Professor of Law and Director of the Center for Gender & Sexuality Studies, Western New England University School of Law; Age 38Erin Buzuvis says that, when most people hear the phrase ‘Title IX’ — which states, in part, that “no person in the United States shall, on the basis of sex, be excluded from participation in, be denied the benefits of, or be subject to discrimination under any education program or activity receiving federal financial assistance” — they inevitably think of sports.
And while equality on the playing field, something lacking before this legislation, is certainly a part of this now-44-year-old statute, there is much more to it, said Buzuvis, who would know.
Indeed, she is one of the nation’s leading authorities on Title IX, has published numerous articles and book chapters on the statute, and has been quoted on the subject in a number of media outlets, including the New York Times, Sports Illustrated, and the Chronicle of Higher Education.
“One thing we’re seeing nationally is increasing recognition of Title IX’s application to areas other than athletics, which is not to say that we’ve reached full equality in athletics and we’ve decided to move on,” she explained. “Title IX is a very generally worded statute about sex discrimination and education, and there is now increased awareness of Title IX’s application to campus sexual assaults.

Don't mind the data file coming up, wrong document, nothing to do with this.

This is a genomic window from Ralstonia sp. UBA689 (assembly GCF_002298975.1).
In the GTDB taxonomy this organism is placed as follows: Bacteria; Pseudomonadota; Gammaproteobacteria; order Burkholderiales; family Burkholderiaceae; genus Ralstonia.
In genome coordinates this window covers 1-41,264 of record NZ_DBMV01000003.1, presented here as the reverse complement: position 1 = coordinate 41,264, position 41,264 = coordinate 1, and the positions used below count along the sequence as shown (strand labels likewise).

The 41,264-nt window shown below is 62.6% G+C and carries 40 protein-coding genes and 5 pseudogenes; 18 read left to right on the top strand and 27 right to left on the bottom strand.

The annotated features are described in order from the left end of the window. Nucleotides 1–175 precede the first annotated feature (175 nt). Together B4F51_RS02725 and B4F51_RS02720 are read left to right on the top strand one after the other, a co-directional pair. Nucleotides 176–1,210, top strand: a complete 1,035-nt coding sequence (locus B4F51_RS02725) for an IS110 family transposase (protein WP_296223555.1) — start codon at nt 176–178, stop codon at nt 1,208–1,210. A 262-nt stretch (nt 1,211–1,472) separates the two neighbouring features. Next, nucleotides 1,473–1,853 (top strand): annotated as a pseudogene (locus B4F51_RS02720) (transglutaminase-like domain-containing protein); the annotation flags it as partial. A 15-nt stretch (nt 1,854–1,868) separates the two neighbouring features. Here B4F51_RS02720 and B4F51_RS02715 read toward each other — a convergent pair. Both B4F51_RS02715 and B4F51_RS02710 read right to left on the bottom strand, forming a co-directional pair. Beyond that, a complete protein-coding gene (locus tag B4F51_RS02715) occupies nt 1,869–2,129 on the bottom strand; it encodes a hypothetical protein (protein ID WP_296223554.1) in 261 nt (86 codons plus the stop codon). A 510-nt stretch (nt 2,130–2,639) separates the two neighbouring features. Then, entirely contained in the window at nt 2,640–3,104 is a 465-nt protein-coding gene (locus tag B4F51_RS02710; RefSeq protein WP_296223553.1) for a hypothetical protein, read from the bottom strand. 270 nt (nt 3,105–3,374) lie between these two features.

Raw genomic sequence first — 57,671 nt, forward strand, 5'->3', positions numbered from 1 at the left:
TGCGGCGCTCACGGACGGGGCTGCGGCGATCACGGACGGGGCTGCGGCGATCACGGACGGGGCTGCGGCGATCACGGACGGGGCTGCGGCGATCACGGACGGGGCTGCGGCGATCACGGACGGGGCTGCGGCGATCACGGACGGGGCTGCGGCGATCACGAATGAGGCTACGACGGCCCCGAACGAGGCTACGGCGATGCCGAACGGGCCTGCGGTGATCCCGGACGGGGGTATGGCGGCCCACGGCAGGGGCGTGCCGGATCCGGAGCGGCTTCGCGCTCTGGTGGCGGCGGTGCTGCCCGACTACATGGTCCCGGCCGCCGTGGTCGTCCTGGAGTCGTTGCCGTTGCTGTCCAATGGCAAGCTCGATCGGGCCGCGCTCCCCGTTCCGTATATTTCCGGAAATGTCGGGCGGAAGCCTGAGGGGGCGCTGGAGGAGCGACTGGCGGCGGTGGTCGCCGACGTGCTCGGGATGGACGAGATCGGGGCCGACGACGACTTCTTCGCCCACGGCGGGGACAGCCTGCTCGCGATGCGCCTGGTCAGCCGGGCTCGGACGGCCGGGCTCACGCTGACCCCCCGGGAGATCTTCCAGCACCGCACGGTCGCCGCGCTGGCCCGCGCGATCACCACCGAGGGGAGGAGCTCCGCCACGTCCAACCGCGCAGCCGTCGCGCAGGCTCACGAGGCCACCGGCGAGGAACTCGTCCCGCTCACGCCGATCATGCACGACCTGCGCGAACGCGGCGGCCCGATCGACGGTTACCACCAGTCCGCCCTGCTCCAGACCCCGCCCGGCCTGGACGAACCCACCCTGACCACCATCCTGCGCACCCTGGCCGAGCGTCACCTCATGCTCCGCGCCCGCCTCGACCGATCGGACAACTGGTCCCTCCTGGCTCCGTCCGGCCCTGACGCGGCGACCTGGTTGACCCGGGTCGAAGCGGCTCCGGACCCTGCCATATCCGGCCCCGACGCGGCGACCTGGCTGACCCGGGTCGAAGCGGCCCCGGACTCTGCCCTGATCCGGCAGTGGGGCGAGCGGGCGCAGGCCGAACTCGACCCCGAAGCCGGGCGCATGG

“Roughly 100 schools are now being subject to investigation by the Department of Education for their lack of sufficient policies and practices to prevent sexual assaults on campus,” she went on, adding that this was an aspect of the statute that had been unexplored in recent years.
Exploring the wide range of issues involved with gender and sexual equality is the informal mission of the Center for Gender & Sexuality Studies at Western New England School of Law, which Buzuvis helped launch in 2012 and now directs.
The center serves as an educational resource for the law school, the university, the legal community, and the general public, she explained, adding that it enables WNEU Law to provide students with unique opportunities to learn about gender and sexuality legal issues — and there are many of them — and graduate with a concentration in that emerging area of the law.
“We’re working on an upcoming program about housing-discrimination issues and challenges, and the legal response to those issues for the LGBT community, and we had a program last year on domestic-violence issues in the NFL,” she said, adding that the center was created to shine a spotlight on such matters — and keep that light on.
— George O’Brien